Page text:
Police forces must change the way they recruit dog handlers after a female officer won a landmark sex-discrimination case showing that the system was too “tough” for some women.
WPC Kim-Louise Carter was awarded £15,000 after failing a fitness test which involved a 10-mile run, then carrying a dog over a course before running with it a further 100 yards.
The employment tribunal was told how three forces – Gloucester, Avon & Somerset and Wiltshire – all used the same exam which resulted in many more men being recruited as dog handlers compared to women.
Although Judge Street, who presided over the hearing, demanded that the three forces must review their shared exam course, the ruling could affect other constabularies where women officers have struggled to complete an arduous fitness test.
Miss Carter, 31, told the tribunal sitting in Bristol that she became exhausted and unable to walk while trying to complete the uphill dog carrying section of the exam known as “The Long Walk” in wet and muddy conditions. The dog she was carrying, called Hulk and weighing 35kg, was considerably heavier than the dog she had had earlier, called Fizz.
She said: “One stage of the test included a tough 10 mile run and my legs felt like jelly. One dog I had to carry was 35kg and I became exhausted and my legs would not work.”
She added how she had “dug deep, real deep” to keep up with men who had moved at a faster pace, adding: “I could lift the dog but had nothing left to carry him. I just couldn’t get any momentum.”
She was withdrawn from the two-and-half hour fitness exam, ending her ambition to become a dog handler with in the Gloucestershire constabulary, where she remains a serving officer.
Miss Carter, who began her policing career as a community support officer in 2005 before becoming a constable in 2013, said the test favoured men more than women.
Lawyers for the three forces insisted that a key requirement for the job of dog handlers was being physically fit because they often track criminals over long periods of time in often across demanding terrains with the added challenge of a suspect resisting arrest when eventually caught.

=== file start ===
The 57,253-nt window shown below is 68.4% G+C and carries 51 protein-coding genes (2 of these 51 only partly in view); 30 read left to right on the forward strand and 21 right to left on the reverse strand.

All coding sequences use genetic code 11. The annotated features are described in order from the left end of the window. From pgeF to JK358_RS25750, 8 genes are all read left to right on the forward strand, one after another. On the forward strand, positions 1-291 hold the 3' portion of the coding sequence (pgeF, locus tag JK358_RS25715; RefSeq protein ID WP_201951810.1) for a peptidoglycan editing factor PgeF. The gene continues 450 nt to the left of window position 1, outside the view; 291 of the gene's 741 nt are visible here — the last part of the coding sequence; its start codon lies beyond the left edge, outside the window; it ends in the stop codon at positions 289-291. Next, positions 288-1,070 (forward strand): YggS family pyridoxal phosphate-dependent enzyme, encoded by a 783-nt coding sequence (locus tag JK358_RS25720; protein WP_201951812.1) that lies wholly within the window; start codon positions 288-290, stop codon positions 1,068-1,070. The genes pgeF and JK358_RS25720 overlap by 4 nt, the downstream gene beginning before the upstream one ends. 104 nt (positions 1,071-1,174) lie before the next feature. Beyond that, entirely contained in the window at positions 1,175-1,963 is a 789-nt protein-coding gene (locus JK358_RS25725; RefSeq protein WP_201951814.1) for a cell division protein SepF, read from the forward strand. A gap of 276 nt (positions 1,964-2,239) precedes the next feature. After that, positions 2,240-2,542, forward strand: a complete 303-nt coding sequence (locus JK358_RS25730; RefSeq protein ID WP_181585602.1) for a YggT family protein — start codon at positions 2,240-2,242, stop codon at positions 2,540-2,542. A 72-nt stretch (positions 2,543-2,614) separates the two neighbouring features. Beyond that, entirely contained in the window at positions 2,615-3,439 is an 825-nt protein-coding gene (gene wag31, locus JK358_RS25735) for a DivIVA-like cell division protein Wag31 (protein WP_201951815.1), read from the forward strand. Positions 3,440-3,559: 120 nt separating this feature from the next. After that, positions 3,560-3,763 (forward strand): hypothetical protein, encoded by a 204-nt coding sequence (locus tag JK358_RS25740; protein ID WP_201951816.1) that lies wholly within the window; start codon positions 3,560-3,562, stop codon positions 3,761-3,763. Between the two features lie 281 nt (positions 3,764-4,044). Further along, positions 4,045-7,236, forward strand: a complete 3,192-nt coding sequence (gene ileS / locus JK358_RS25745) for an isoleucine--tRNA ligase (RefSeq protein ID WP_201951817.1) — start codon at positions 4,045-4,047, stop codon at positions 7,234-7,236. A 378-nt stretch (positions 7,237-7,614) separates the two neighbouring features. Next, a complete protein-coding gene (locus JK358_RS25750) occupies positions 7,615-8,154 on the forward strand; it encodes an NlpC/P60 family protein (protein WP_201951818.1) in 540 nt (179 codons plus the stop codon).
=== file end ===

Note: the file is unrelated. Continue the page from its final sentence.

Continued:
The tribunal was told that women were under represented as dog handlers in all three police forces. Of 48 dog handlers in the Gloucestershire force, only four were women. Avon & Somerset had three women out of 24 handlers, while Wiltshire had four women among 12. The tribunal was told that there was a higher pass rate among men than women because women had different levels of strength and stamina than men and that the “qualifying situation” need to be reviewed.
The hearing took place over four days between October and November last year and the judges’ ruling was published this week.
It said the test of pace and stamina was more demanding for women than men. Meanwhile, the fitness test, which had the same pass mark for men and women, had proven more difficult for women to pass compared to men, a factor suggesting it was discriminating against women.
“Where a standard test had negative impacts on members of a protected group, here women, then it either needs to be changed or objectively justified, “ said the judge.
The judge agreed women were at particular disadvantage compared with men and awarded Miss Carter a total of £14,930 for indirect sex discrimination.
A spokesman for Gloucestershire police said the three forces were now reviewing the judges’ recommendations.